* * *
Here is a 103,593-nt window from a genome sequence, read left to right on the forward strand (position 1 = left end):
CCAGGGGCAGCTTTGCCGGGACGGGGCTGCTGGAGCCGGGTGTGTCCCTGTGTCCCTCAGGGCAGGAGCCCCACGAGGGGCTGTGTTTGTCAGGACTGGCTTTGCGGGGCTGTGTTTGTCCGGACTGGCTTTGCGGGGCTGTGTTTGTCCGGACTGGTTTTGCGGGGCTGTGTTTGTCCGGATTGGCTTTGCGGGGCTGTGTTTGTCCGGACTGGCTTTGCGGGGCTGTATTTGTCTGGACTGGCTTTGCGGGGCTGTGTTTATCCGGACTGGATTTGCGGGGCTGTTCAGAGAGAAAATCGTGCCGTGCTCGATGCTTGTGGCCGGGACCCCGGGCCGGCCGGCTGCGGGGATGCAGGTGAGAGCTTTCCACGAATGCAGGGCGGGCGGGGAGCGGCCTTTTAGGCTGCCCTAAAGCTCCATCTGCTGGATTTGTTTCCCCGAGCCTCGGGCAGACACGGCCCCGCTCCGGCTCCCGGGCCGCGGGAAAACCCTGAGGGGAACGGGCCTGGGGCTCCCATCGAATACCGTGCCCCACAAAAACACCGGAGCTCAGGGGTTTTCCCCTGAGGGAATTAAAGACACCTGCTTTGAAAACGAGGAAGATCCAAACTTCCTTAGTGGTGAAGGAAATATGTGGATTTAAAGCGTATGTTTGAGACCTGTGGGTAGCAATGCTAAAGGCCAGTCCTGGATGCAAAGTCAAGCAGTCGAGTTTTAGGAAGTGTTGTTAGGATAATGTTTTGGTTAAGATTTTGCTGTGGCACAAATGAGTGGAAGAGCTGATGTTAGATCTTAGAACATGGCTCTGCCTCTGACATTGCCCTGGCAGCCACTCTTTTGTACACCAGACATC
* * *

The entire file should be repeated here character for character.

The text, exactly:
Here is a 103,593-nt window from a genome sequence, read left to right on the forward strand (position 1 = left end):
CCAGGGGCAGCTTTGCCGGGACGGGGCTGCTGGAGCCGGGTGTGTCCCTGTGTCCCTCAGGGCAGGAGCCCCACGAGGGGCTGTGTTTGTCAGGACTGGCTTTGCGGGGCTGTGTTTGTCCGGACTGGCTTTGCGGGGCTGTGTTTGTCCGGACTGGTTTTGCGGGGCTGTGTTTGTCCGGATTGGCTTTGCGGGGCTGTGTTTGTCCGGACTGGCTTTGCGGGGCTGTATTTGTCTGGACTGGCTTTGCGGGGCTGTGTTTATCCGGACTGGATTTGCGGGGCTGTTCAGAGAGAAAATCGTGCCGTGCTCGATGCTTGTGGCCGGGACCCCGGGCCGGCCGGCTGCGGGGATGCAGGTGAGAGCTTTCCACGAATGCAGGGCGGGCGGGGAGCGGCCTTTTAGGCTGCCCTAAAGCTCCATCTGCTGGATTTGTTTCCCCGAGCCTCGGGCAGACACGGCCCCGCTCCGGCTCCCGGGCCGCGGGAAAACCCTGAGGGGAACGGGCCTGGGGCTCCCATCGAATACCGTGCCCCACAAAAACACCGGAGCTCAGGGGTTTTCCCCTGAGGGAATTAAAGACACCTGCTTTGAAAACGAGGAAGATCCAAACTTCCTTAGTGGTGAAGGAAATATGTGGATTTAAAGCGTATGTTTGAGACCTGTGGGTAGCAATGCTAAAGGCCAGTCCTGGATGCAAAGTCAAGCAGTCGAGTTTTAGGAAGTGTTGTTAGGATAATGTTTTGGTTAAGATTTTGCTGTGGCACAAATGAGTGGAAGAGCTGATGTTAGATCTTAGAACATGGCTCTGCCTCTGACATTGCCCTGGCAGCCACTCTTTTGTACACCAGACATC